Well… I didn’t have time to read any books for pleasure this month. What did I do instead? I “wrote” a “first chapter” for my “thesis” (yes, the apostrophe marks are necessary). I had my oral boards. Today, I have been trying to think about what I want to do post-May 2008. Basically, all the plans I had set up for myself no longer exist. I am not the kind of person who finds this feeling giddy or exhilarating. Rather, it makes me bite my nails down to a state of raw, ravaged crescents.
It can be pretty stressful trying to plan for the future.
Honestly, I know there’s no point to writing about or worrying about these kinds of things, since they seem to change so sporadically, and obviously life is impossible to plan for in general, but still–that doesn’t seem to stop me. Most of the best decisions of my life have been made impulsively, at the last minute, and sporadically. Nevertheless, that doesn’t prevent me from trying to anxiously plan for—not everything, I suppose, but the next year of life.
I always thought that I was going to apply for Peace Corps after graduating. Not only have I always wanted to do it, having grown up with hearing my parents’ stories about it (the story of how my mum and dad met via a rabid dog in Nepal is one of the many key tales in family lore), but it would also conveniently take care of the iffy question of what exactly I was going to do with the next two years of my life. It would be Done For! Decided! Taken Care Of! However, something came up that I didn’t expect, and which has prevented me from submitting my application: I met someone, and I don’t particularly want to spend two years away from him at this point in our lives. He is going to Ecuador next fall to some research work with fungi, and unless something completely unforeseen and unpredicted comes up, it looks like I am going to go with him.
Which raises the big question for me: what exactly am I going to do with myself, once I’m there? Teach English? Work as a Kiva.org fellow? (If they hire me despite no financial or business experience, and complete computer ignorance, and no money to fund myself) Should I apply to grants in order to fund my trip and do things to make my resume look better–take a computer class, take an econ class at Reed, read the recommended books on microfinance and ending poverty, get an internship—why is my resume blank of internships? Why, oh why? What, oh what did I do with my time as an undergrad, besides fretting about my extremely poisonous relationship with my extremely evil ex-boyfriend? These are the questions I try not to ask myself, if I don’t want to drive myself into an absolute existential frenzy. Chances are, my resume is more than okay, even if I never volunteered with Amnesty International or interned at Mercy Corps.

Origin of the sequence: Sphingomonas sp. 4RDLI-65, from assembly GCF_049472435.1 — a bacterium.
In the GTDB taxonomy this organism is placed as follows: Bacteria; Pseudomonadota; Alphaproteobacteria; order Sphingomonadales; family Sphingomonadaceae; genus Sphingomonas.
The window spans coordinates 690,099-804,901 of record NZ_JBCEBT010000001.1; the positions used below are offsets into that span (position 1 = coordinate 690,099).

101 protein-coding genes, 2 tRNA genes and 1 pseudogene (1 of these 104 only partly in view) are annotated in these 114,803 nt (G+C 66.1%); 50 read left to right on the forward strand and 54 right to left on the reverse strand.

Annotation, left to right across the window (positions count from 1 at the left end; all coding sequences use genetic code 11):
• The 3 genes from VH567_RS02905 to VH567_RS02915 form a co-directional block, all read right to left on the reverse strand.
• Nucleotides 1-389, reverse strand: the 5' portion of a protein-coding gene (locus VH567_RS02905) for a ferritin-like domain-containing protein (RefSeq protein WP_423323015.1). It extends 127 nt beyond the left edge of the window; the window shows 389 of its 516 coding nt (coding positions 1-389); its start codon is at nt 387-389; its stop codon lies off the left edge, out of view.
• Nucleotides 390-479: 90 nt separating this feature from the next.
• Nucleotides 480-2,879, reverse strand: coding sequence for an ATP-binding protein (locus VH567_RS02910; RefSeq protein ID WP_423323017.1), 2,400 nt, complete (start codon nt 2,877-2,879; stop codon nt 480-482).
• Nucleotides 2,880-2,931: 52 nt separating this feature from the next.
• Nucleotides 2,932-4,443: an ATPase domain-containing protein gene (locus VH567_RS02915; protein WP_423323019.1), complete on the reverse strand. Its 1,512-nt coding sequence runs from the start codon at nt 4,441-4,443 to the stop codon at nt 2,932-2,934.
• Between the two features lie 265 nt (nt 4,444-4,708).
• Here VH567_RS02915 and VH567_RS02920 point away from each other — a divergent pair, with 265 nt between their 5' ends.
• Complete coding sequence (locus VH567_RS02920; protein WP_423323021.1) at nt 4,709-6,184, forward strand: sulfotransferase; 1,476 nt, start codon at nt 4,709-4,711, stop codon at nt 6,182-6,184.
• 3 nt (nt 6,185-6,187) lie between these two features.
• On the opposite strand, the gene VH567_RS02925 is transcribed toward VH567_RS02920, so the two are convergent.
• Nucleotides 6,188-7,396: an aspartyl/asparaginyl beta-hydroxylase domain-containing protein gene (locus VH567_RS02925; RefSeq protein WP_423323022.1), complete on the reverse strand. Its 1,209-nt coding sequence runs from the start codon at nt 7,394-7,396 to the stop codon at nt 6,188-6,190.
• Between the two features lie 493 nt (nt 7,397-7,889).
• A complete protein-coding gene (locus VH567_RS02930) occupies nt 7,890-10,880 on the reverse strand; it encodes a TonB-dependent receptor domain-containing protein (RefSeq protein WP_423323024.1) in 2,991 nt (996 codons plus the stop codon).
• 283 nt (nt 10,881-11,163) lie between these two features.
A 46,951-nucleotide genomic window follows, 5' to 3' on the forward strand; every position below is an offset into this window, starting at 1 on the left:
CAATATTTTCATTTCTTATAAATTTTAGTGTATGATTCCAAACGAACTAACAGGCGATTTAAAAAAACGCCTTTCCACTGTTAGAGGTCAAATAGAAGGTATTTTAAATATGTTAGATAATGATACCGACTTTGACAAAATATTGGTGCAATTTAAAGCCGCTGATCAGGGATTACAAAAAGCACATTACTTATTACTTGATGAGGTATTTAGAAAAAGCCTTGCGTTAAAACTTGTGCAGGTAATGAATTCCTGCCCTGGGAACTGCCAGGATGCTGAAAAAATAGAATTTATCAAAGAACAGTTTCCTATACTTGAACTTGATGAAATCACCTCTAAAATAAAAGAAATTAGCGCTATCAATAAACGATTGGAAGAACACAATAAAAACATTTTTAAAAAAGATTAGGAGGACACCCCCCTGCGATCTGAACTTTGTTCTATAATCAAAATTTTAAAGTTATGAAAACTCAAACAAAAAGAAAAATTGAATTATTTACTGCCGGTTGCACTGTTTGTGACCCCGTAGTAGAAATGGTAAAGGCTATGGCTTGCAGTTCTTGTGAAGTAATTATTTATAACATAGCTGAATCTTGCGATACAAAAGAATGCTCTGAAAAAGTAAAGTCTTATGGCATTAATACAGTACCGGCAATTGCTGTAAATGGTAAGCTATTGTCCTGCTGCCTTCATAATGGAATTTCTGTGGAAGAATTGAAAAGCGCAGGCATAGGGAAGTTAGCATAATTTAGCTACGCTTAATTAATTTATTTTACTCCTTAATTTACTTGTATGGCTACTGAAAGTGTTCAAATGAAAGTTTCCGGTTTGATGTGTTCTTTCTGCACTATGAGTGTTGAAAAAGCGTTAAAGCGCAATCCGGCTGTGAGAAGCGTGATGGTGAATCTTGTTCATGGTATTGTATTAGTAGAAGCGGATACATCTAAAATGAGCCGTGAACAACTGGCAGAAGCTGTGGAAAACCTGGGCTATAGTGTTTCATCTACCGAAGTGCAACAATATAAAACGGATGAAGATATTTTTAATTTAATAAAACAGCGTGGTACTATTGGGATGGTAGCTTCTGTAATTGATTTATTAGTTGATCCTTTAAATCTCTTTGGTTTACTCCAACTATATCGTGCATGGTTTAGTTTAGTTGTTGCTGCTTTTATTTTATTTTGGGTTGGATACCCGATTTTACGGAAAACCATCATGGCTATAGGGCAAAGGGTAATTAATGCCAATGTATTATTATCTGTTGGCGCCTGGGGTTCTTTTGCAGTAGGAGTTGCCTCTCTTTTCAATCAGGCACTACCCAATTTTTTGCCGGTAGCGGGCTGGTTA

There was a time when I thought I was going to go to graduate school. That changed pretty much in one day, after the orals for my thesis. Hearing my thesis advisor and my first reader engage in a highly theoretical discussion about the difference between the term “knowledge” vs. “understanding,” I had what is called an epiphany: This is not for me. Existing in a world of such abstract language is not for me. I cannot sit in an office and talk that talk for the rest of my life. I will not enjoy it, it will make me go crazy, and therefore I do not enjoy researching. I enjoy writing, and talking about books. But researching and publishing papers (or even writing papers), I have never really enjoyed.
All of this seems to be pointing to the deeper, more fundamental question. The biggest can of beans, if you will—what exactly is it that I am good at? Well—I’ve done some volunteering abroad. I sure did enjoy my job last summer, working in Tijuana with high schoolers. I enjoy being in an international environment. I enjoyed facilitating an international service-learning social justice-oriented project. I enjoy working with people.
I guess I will meet with the Career Services office about applying for some grants, and about job opportunities period in Ecuador. Search the World Learning site a little more. Maybe get in touch with Reed alumni who lived in Ecuador. Take deep breaths. Things will be okay. I still got time.